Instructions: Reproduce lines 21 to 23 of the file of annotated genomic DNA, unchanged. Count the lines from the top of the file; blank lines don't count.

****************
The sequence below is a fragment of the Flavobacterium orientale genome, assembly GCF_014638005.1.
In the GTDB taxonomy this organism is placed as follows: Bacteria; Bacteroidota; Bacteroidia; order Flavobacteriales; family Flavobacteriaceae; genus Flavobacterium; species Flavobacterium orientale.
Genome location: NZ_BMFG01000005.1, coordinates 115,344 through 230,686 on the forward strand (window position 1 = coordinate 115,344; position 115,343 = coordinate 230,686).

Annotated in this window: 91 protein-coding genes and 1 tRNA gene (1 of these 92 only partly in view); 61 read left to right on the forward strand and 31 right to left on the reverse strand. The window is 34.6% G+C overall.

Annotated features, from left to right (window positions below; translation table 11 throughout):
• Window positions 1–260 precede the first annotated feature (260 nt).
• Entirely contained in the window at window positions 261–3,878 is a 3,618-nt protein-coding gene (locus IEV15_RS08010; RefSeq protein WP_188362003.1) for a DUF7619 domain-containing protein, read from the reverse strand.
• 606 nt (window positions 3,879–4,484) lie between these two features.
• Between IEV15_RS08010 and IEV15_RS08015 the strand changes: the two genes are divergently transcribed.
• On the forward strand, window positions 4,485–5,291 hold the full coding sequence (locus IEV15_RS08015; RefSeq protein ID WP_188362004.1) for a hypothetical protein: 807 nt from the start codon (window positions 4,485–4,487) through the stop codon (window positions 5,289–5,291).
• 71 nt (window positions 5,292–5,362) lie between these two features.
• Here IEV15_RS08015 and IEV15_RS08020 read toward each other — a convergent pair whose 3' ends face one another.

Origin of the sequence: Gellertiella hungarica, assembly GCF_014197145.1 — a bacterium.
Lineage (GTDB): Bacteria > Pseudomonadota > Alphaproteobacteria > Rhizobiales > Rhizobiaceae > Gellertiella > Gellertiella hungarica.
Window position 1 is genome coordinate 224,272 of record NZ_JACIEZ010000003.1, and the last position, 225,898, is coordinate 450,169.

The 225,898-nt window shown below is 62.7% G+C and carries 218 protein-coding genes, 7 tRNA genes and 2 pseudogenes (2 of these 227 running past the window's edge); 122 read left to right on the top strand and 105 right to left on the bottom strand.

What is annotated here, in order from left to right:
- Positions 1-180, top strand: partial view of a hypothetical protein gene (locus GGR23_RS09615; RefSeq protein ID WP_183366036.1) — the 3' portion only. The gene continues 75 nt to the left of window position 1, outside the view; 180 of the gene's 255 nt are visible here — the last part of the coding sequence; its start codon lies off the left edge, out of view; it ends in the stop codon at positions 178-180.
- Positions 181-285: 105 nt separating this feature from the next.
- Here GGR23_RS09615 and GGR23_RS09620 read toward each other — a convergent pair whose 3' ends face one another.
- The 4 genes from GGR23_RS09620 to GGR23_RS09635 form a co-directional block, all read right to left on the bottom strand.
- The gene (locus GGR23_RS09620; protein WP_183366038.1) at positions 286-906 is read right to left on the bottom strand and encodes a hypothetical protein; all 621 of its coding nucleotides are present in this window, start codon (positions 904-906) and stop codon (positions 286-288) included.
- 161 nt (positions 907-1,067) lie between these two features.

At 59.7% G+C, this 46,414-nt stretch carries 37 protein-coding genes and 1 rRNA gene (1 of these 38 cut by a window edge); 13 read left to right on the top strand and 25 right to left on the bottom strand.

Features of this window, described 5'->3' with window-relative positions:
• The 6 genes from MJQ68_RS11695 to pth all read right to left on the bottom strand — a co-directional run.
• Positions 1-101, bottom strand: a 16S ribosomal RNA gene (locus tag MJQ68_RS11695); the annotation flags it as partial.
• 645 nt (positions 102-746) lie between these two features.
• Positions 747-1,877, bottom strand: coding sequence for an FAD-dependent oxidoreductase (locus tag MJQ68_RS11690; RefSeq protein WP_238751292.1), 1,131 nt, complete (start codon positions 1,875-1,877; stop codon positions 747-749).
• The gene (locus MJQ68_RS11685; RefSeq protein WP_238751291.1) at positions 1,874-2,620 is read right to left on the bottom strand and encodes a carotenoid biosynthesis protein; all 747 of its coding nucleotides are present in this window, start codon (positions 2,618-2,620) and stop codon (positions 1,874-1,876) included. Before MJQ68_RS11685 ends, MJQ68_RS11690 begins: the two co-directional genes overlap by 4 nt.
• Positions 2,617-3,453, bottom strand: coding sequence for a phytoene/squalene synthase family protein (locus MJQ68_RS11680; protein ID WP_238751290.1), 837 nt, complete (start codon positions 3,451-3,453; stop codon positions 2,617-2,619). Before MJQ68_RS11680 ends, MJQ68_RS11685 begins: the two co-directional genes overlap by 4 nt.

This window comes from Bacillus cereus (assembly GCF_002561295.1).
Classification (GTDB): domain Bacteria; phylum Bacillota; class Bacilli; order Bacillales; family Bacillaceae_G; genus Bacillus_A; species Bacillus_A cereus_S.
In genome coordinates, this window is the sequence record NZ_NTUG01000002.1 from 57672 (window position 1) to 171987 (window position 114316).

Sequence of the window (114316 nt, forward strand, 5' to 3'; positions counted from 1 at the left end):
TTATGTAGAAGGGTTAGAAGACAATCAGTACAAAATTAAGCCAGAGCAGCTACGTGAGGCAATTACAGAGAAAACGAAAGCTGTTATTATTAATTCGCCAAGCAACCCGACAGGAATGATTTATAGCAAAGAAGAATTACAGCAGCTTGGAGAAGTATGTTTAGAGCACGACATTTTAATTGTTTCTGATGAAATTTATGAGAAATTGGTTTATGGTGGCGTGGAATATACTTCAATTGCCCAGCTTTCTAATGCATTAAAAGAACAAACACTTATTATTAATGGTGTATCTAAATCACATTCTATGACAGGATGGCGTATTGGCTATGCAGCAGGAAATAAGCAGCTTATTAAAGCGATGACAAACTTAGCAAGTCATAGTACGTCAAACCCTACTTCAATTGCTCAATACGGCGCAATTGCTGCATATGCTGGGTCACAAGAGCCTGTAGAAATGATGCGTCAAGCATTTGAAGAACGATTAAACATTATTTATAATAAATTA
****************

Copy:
- The 4 genes from GGR23_RS09620 to GGR23_RS09635 form a co-directional block, all read right to left on the bottom strand.
- The gene (locus GGR23_RS09620; protein WP_183366038.1) at positions 286-906 is read right to left on the bottom strand and encodes a hypothetical protein; all 621 of its coding nucleotides are present in this window, start codon (positions 904-906) and stop codon (positions 286-288) included.
- 161 nt (positions 907-1,067) lie between these two features.